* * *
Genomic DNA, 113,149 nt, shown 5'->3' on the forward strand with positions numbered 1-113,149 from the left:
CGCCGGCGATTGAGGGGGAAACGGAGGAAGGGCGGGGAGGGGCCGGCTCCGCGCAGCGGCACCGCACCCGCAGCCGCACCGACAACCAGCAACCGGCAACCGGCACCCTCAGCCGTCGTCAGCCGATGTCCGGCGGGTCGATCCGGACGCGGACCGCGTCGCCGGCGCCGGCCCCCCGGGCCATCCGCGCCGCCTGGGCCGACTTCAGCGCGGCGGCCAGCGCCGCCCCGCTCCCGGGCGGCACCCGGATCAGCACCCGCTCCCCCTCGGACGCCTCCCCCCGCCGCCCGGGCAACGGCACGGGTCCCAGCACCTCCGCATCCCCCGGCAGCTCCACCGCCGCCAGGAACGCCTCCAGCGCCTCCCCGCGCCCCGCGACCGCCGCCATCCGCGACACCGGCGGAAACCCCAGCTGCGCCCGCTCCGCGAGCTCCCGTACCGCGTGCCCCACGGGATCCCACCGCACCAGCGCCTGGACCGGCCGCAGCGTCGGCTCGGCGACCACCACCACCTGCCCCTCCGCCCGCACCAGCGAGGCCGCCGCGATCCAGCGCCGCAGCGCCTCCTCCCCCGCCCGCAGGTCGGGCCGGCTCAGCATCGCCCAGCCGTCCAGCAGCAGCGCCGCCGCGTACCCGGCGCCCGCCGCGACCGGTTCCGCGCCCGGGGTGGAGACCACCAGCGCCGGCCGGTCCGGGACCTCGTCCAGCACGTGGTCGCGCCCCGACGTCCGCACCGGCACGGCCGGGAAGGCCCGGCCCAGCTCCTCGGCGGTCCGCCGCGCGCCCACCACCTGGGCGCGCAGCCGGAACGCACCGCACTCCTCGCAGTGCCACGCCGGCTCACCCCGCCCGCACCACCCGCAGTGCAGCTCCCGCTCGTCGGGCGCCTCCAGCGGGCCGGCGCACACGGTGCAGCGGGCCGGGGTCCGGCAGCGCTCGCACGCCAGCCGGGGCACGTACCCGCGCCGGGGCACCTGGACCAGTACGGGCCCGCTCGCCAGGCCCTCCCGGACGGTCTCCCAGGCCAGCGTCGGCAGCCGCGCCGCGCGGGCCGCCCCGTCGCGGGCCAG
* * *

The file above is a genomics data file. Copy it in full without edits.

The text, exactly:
Genomic DNA, 113,149 nt, shown 5'->3' on the forward strand with positions numbered 1-113,149 from the left:
CGCCGGCGATTGAGGGGGAAACGGAGGAAGGGCGGGGAGGGGCCGGCTCCGCGCAGCGGCACCGCACCCGCAGCCGCACCGACAACCAGCAACCGGCAACCGGCACCCTCAGCCGTCGTCAGCCGATGTCCGGCGGGTCGATCCGGACGCGGACCGCGTCGCCGGCGCCGGCCCCCCGGGCCATCCGCGCCGCCTGGGCCGACTTCAGCGCGGCGGCCAGCGCCGCCCCGCTCCCGGGCGGCACCCGGATCAGCACCCGCTCCCCCTCGGACGCCTCCCCCCGCCGCCCGGGCAACGGCACGGGTCCCAGCACCTCCGCATCCCCCGGCAGCTCCACCGCCGCCAGGAACGCCTCCAGCGCCTCCCCGCGCCCCGCGACCGCCGCCATCCGCGACACCGGCGGAAACCCCAGCTGCGCCCGCTCCGCGAGCTCCCGTACCGCGTGCCCCACGGGATCCCACCGCACCAGCGCCTGGACCGGCCGCAGCGTCGGCTCGGCGACCACCACCACCTGCCCCTCCGCCCGCACCAGCGAGGCCGCCGCGATCCAGCGCCGCAGCGCCTCCTCCCCCGCCCGCAGGTCGGGCCGGCTCAGCATCGCCCAGCCGTCCAGCAGCAGCGCCGCCGCGTACCCGGCGCCCGCCGCGACCGGTTCCGCGCCCGGGGTGGAGACCACCAGCGCCGGCCGGTCCGGGACCTCGTCCAGCACGTGGTCGCGCCCCGACGTCCGCACCGGCACGGCCGGGAAGGCCCGGCCCAGCTCCTCGGCGGTCCGCCGCGCGCCCACCACCTGGGCGCGCAGCCGGAACGCACCGCACTCCTCGCAGTGCCACGCCGGCTCACCCCGCCCGCACCACCCGCAGTGCAGCTCCCGCTCGTCGGGCGCCTCCAGCGGGCCGGCGCACACGGTGCAGCGGGCCGGGGTCCGGCAGCGCTCGCACGCCAGCCGGGGCACGTACCCGCGCCGGGGCACCTGGACCAGTACGGGCCCGCTCGCCAGGCCCTCCCGGACGGTCTCCCAGGCCAGCGTCGGCAGCCGCGCCGCGCGGGCCGCCCCGTCGCGGGCCAG